FORT STOCKTON, Texas (May 30, 2023) — Belding Farms, a a pecan grower in Fort Stockton that is seeking to stop renewal of a groundwater permit to export water out of Pecos County, was denied its legal request to halt the process on Tuesday.
A state district court judge refused to hear the emergency restraining order that sought to prevent renewal of the permit by the Middle Pecos Groundwater Conservation District, and instead granted a procedural challenge to the request. The district general manager renewed the permit after learning of the restraining order request and before a court hearing could be held.
Belding Farms said it would appeal the court’s order to the 8th Court of Appeals, where two other similar challenges by the pecan grower are pending.
“We look forward to our day in court where these serious legal issues can be heard on their merits rather than on procedure,” said Ernie Cockrell, chairman of Cockrell Investment Partners, which owns Belding Farms. “Our concerns are two-fold - that the permit conditions are too lax to adequately protect the aquifer and that the groundwater district rules are too weak to predict and prevent increased pumping impacts.”
Other groundwater users across the state voiced similar concerns to lawmakers during the legislative session that ended on May 29, Cockrell noted. Belding Farms wants to protect its water rights and those of other users as well as ensure the sustainability of the Edwards-Trinity Aquifer.
Moreover, Belding Farms argues that the permit is invalid because construction of the groundwater export project didn’t start within three years after issuance, as required by the Texas Water Code. The permit is held by Fort Stockton Holdings, which is owned by the Williams Family, and originally was issued by the Middle Pecos GCD in 2017.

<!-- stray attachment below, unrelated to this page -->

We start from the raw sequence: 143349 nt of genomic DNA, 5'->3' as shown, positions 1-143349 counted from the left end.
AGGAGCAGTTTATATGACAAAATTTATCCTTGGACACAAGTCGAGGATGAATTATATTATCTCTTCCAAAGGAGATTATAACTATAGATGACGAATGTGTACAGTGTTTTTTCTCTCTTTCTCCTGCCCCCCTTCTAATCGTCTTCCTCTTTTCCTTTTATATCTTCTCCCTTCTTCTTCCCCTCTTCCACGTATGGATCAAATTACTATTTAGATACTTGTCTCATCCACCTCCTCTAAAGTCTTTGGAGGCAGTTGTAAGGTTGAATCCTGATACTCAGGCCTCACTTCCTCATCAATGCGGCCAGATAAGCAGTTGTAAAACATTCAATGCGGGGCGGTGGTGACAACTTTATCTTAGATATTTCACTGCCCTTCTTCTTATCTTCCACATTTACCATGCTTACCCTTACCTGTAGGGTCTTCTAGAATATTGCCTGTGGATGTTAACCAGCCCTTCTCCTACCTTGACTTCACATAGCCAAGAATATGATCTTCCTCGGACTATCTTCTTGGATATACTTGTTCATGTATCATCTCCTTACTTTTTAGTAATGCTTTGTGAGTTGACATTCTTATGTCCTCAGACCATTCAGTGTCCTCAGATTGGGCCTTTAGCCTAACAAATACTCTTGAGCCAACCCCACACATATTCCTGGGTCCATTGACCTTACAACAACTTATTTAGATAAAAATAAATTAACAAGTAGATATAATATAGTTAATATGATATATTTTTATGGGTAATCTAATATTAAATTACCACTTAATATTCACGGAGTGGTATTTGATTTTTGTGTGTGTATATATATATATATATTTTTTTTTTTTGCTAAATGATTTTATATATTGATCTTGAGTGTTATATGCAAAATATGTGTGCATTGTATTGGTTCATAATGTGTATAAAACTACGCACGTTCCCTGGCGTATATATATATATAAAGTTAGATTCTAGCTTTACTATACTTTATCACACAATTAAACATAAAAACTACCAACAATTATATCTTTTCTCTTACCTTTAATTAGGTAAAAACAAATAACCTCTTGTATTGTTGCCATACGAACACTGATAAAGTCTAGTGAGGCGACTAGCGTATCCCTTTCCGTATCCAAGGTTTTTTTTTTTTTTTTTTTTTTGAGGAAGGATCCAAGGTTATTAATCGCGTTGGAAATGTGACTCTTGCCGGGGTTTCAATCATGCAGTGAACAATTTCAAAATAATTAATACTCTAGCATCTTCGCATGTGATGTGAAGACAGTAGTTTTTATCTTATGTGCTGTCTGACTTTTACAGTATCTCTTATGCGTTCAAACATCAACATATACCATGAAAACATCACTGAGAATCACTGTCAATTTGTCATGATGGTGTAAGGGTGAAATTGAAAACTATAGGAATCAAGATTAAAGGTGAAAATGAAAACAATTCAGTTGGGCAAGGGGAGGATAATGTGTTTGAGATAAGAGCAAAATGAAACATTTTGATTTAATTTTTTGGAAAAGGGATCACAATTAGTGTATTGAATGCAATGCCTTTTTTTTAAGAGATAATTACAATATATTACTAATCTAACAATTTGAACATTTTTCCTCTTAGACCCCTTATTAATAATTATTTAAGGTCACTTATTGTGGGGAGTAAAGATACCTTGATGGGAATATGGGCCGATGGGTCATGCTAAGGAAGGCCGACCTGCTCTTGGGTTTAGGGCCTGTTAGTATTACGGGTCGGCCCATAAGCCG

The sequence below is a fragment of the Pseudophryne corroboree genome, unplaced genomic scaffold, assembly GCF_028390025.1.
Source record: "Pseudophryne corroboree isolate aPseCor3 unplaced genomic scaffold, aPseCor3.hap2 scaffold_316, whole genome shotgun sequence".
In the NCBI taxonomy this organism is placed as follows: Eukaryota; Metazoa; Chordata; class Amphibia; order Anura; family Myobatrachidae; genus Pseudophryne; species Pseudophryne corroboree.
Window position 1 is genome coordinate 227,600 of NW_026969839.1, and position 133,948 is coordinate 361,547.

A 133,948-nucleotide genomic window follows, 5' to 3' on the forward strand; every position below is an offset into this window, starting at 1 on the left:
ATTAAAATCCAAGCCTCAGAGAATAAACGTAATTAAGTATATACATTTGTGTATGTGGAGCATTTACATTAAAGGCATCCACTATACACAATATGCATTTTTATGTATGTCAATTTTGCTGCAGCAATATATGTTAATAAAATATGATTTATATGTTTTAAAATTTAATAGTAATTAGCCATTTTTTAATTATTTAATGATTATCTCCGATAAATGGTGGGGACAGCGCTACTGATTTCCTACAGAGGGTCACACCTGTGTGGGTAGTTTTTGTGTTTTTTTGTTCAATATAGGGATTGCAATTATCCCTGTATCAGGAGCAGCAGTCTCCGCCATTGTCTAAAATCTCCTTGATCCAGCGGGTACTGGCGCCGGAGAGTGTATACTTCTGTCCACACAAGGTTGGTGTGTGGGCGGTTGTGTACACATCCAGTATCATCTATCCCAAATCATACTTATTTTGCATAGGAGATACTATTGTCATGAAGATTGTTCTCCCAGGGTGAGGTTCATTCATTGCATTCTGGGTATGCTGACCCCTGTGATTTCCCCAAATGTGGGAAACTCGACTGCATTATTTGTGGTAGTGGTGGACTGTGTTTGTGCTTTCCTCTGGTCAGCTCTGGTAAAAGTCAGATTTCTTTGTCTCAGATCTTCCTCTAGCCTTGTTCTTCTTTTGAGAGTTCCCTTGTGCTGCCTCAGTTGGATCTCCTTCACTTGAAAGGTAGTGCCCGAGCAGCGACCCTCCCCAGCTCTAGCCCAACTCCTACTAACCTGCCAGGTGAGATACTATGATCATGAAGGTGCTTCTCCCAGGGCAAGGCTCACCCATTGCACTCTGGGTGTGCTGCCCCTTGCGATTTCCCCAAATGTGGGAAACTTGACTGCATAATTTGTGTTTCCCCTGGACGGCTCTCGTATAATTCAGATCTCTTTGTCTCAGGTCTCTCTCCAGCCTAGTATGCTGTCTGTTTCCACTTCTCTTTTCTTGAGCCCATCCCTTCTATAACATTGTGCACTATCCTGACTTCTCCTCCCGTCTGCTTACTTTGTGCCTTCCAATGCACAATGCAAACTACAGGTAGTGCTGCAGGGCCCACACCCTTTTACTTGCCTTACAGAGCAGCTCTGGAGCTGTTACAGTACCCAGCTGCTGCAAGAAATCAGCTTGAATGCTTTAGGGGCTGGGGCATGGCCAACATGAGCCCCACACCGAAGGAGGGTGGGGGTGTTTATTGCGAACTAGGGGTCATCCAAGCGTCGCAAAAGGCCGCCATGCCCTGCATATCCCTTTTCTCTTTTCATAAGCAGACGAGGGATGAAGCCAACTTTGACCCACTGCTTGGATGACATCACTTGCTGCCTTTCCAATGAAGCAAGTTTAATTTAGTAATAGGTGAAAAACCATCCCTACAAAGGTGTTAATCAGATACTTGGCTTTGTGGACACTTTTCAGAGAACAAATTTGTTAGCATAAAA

If renewed, the groundwater would be exported from Pecos County to the cities of Midland, San Angelo and Abilene.
Belding Farms is not opposed to water exports as long as adequate rules are in place to protect the Edwards-Trinity Aquifer, Cockrell explained. Still, aquifer sustainability is just as critical for the cities planning to import water as it is for the exporting area, Cockrell said.
Belding Farms uses groundwater to irrigate its pecan orchard and has invested millions of dollars to increase the efficiency of its water usage.
ABOUT BELDING FARMS
Belding Farms (beldingpecanfarms.com) is owned by Cockrell Investment Partners, LP, and has operated for more than 55 years in Pecos County. The farm produces an average of 5 million pounds of pecans a year on 2,200 acres of land. The operation invests $2 million annually in employee payroll and processing plant and has invested millions of dollars in irrigation efficiency over the years. Belding Farms is one of the oldest commercial establishments in Fort Stockton.
Belding Farms Contact:
Zachary Swick, General Manager
Ryan C. Reed, Partner
Pulman, Cappuccio & Pullen, LLP
Water Policy Contact: